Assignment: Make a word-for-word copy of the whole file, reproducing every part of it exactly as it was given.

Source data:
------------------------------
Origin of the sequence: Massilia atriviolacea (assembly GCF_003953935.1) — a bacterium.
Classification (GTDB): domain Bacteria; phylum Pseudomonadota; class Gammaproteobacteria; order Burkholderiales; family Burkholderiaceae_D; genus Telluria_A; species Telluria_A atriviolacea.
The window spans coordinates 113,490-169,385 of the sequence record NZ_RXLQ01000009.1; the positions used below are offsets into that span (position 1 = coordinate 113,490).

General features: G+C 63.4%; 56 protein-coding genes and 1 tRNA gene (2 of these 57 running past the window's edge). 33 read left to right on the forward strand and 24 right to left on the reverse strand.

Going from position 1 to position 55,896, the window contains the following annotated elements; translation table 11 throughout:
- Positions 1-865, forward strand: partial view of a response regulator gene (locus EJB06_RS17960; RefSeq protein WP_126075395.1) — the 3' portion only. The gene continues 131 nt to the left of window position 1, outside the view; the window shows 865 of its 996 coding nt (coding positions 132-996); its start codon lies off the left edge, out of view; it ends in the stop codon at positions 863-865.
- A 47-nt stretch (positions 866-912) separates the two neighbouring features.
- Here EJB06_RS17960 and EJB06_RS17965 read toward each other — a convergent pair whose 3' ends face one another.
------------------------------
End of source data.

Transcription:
Origin of the sequence: Massilia atriviolacea (assembly GCF_003953935.1) — a bacterium.
Classification (GTDB): domain Bacteria; phylum Pseudomonadota; class Gammaproteobacteria; order Burkholderiales; family Burkholderiaceae_D; genus Telluria_A; species Telluria_A atriviolacea.
The window spans coordinates 113,490-169,385 of the sequence record NZ_RXLQ01000009.1; the positions used below are offsets into that span (position 1 = coordinate 113,490).

General features: G+C 63.4%; 56 protein-coding genes and 1 tRNA gene (2 of these 57 running past the window's edge). 33 read left to right on the forward strand and 24 right to left on the reverse strand.

Going from position 1 to position 55,896, the window contains the following annotated elements; translation table 11 throughout:
- Positions 1-865, forward strand: partial view of a response regulator gene (locus EJB06_RS17960; RefSeq protein WP_126075395.1) — the 3' portion only. The gene continues 131 nt to the left of window position 1, outside the view; the window shows 865 of its 996 coding nt (coding positions 132-996); its start codon lies off the left edge, out of view; it ends in the stop codon at positions 863-865.
- A 47-nt stretch (positions 866-912) separates the two neighbouring features.
- Here EJB06_RS17960 and EJB06_RS17965 read toward each other — a convergent pair whose 3' ends face one another.